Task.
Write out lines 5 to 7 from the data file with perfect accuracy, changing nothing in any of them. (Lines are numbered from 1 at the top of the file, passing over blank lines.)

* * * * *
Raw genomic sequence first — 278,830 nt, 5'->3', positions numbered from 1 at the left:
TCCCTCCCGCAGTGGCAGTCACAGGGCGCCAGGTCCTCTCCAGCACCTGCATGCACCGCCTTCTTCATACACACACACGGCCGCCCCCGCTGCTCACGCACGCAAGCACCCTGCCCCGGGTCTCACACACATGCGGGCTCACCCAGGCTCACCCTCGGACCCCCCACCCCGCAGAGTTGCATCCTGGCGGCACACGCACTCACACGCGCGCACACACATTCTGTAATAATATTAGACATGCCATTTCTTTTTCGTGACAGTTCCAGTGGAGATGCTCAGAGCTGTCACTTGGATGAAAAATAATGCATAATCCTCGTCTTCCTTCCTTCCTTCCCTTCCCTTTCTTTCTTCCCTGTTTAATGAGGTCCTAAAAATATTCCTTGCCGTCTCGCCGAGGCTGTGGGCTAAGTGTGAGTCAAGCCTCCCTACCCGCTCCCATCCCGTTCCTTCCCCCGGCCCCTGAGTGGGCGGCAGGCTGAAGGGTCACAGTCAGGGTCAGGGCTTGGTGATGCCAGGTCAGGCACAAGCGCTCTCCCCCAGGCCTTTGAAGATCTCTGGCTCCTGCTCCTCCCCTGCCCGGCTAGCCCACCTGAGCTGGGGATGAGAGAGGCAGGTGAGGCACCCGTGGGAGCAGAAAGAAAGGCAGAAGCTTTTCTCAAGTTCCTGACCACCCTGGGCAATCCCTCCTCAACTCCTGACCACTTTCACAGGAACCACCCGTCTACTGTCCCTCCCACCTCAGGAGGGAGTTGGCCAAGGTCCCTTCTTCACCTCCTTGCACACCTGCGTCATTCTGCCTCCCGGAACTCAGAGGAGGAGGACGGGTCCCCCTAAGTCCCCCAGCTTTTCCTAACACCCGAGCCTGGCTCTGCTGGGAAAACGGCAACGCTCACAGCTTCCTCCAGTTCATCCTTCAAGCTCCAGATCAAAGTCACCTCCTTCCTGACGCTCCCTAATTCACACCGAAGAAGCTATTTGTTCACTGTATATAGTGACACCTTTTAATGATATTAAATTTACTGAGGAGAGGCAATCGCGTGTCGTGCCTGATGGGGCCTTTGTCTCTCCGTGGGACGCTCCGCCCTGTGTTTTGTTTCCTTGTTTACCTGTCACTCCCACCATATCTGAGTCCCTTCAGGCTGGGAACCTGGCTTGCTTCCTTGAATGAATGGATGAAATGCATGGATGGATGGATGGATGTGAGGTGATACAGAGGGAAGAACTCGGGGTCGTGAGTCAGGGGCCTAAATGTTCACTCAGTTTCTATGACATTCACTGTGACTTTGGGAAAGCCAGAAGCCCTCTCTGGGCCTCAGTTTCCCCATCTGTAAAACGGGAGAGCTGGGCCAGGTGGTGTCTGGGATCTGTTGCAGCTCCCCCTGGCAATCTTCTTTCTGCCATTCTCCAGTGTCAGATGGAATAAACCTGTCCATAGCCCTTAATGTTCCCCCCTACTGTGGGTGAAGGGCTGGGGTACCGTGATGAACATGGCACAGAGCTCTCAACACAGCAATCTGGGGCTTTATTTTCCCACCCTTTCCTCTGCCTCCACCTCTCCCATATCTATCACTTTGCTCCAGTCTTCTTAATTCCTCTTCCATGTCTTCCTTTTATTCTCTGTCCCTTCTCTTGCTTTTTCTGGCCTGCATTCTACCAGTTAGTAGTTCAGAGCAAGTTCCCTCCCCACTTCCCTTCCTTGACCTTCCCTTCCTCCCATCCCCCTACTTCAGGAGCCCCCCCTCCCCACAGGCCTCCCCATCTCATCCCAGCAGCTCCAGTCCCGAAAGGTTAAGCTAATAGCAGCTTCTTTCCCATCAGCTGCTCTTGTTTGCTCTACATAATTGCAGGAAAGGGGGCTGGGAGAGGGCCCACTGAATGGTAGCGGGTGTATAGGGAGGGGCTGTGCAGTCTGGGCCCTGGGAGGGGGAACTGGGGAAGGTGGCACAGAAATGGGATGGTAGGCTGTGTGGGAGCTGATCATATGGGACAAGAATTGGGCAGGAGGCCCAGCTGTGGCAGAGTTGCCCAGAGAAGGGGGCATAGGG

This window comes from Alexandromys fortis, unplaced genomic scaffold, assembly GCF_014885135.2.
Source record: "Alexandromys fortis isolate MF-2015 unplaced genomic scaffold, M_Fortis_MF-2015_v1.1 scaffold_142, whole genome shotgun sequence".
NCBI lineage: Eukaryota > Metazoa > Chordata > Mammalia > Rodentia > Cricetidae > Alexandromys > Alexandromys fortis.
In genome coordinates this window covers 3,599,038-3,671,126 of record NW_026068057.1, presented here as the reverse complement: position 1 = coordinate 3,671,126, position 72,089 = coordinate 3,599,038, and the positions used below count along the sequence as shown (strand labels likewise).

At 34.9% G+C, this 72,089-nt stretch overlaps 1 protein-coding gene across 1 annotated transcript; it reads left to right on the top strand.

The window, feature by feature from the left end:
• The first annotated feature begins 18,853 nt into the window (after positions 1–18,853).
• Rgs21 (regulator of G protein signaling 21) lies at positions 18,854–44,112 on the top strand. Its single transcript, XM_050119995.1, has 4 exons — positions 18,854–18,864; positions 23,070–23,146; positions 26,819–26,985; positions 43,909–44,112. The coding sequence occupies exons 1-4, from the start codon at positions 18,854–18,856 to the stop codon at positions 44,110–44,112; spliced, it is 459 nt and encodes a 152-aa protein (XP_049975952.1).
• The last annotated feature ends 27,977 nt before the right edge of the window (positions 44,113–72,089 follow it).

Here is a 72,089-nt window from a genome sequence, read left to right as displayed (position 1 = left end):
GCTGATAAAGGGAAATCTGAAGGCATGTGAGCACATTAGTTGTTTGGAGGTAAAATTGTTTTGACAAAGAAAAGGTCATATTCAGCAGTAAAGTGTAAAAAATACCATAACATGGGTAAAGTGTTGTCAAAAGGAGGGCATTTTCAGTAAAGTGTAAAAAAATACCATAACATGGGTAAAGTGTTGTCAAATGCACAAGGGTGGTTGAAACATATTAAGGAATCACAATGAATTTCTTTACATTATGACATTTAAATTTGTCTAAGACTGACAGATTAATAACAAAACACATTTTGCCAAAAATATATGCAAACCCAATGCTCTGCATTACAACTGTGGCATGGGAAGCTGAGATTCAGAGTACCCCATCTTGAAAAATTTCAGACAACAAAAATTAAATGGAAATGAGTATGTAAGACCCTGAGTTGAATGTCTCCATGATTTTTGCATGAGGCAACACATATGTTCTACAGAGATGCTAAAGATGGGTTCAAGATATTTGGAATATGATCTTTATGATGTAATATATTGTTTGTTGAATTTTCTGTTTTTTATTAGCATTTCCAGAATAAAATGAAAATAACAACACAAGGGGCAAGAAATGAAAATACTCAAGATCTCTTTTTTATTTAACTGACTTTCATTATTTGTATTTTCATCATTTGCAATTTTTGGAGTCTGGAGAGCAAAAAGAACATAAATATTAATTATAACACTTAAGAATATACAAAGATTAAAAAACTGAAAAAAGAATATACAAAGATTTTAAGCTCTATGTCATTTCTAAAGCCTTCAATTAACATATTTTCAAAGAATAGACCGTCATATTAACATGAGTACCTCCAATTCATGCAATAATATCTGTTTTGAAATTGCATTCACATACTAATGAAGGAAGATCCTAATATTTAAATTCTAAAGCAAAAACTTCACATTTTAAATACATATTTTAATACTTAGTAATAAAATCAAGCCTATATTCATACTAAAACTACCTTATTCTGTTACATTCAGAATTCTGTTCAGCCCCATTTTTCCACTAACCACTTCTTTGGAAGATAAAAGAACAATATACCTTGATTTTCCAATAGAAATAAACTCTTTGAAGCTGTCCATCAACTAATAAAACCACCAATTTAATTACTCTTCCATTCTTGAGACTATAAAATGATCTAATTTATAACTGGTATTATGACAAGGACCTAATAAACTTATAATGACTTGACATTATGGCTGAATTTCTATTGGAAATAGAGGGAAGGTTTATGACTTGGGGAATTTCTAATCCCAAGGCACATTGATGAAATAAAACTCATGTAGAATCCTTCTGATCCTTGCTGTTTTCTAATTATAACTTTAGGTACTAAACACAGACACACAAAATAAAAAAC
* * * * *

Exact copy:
NCBI lineage: Eukaryota > Metazoa > Chordata > Mammalia > Rodentia > Cricetidae > Alexandromys > Alexandromys fortis.
In genome coordinates this window covers 3,599,038-3,671,126 of record NW_026068057.1, presented here as the reverse complement: position 1 = coordinate 3,671,126, position 72,089 = coordinate 3,599,038, and the positions used below count along the sequence as shown (strand labels likewise).

At 34.9% G+C, this 72,089-nt stretch overlaps 1 protein-coding gene across 1 annotated transcript; it reads left to right on the top strand.